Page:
Mark Mobius sees emerging-market rally on strengthening US growth

Mark Mobius says investors should be in China, India, Brazil and Russia, and allocate at least 30% of their portfolios in emerging markets


A file photo of Mark Mobius, executive chairman, Templeton Emerging Markets Group. Photo: Bloomberg
A file photo of Mark Mobius, executive chairman, Templeton Emerging Markets Group. Photo: Bloomberg

Singapore: The rebound in emerging markets is expected to be “sustained” as a strengthening US economy under President-elect Donald Trump may help boost these economies, according to Mark Mobius, executive chairman at Templeton Emerging Markets Group.

The MSCI Emerging Markets Index has risen 2.6% from its four-month low on 14 November, while some currencies in developing countries — including the South African rand and South Korean won — have rebounded in the past week. All 24 emerging-market currencies dropped against the greenback in the two weeks following the 8 November US elections.

“He will probably be successful to resuscitate the American economy,” Mobius said in Bloomberginterview in Singapore on Tuesday. “That’s good for everybody including emerging markets. His program in my view would be heavy infrastructure spending. Spend like crazy, build up a huge deficit that would be concerning to the rating agencies, which will help push the dollar down.”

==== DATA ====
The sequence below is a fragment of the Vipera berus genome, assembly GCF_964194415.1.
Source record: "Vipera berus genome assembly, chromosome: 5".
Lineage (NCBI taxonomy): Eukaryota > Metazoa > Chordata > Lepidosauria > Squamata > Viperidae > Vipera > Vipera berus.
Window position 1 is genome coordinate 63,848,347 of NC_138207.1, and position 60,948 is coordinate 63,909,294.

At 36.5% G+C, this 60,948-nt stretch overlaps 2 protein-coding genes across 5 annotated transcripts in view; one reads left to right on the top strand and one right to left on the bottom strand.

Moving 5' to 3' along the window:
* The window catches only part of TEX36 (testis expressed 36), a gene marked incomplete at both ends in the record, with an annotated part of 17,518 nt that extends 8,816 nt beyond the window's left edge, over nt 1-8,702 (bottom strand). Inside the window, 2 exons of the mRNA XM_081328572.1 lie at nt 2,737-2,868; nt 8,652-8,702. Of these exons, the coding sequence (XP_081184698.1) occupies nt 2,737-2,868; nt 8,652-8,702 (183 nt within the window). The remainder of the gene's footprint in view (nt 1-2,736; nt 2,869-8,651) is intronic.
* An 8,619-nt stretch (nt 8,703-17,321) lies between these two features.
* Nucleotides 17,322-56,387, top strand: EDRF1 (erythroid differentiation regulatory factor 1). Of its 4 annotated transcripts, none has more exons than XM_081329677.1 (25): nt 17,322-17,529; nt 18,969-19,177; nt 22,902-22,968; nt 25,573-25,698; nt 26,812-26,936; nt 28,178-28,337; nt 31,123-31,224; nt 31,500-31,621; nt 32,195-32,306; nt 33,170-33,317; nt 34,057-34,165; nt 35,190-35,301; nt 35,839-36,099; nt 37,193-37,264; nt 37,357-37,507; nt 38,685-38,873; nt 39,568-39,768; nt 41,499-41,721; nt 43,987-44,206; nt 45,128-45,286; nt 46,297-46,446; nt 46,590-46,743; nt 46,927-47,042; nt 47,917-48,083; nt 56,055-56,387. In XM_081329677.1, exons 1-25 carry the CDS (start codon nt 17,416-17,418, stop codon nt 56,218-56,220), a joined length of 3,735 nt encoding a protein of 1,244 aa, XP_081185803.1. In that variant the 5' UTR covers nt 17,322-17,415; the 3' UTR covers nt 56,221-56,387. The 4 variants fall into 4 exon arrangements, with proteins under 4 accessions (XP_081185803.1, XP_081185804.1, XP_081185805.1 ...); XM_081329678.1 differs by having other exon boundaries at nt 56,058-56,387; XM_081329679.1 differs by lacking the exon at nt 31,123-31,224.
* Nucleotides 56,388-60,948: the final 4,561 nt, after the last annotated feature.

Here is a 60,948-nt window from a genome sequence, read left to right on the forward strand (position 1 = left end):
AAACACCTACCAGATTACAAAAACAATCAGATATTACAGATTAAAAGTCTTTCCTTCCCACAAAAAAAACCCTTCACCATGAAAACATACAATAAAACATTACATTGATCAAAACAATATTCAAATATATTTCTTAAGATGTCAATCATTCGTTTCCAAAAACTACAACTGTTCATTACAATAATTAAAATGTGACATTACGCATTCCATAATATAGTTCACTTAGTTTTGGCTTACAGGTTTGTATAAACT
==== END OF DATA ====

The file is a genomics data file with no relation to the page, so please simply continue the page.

Trump has talked up his infrastructure investment plans, promising to spend as much as $1 trillion on roads, bridges and airports over the next decade. In his victory speech, the real estate mogul said he wants to make America’s infrastructure “second to none.”

Investors should be in China, India, Brazil and Russia, and allocate at least 30% of their portfolios in emerging markets, Mobius said. In Southeast Asia, he sees bright spots in Indonesia, Thailand, as well as Vietnam, as they move toward a more market-based economy in the way they allocate their resources. Indonesia, for instance, has been bringing in private investment to develop its infrastructure, he said.

“I don’t see a selloff for emerging markets,” he said. “We’ve already seen that. We’ll probably see a gradual recovery.” Bloomberg

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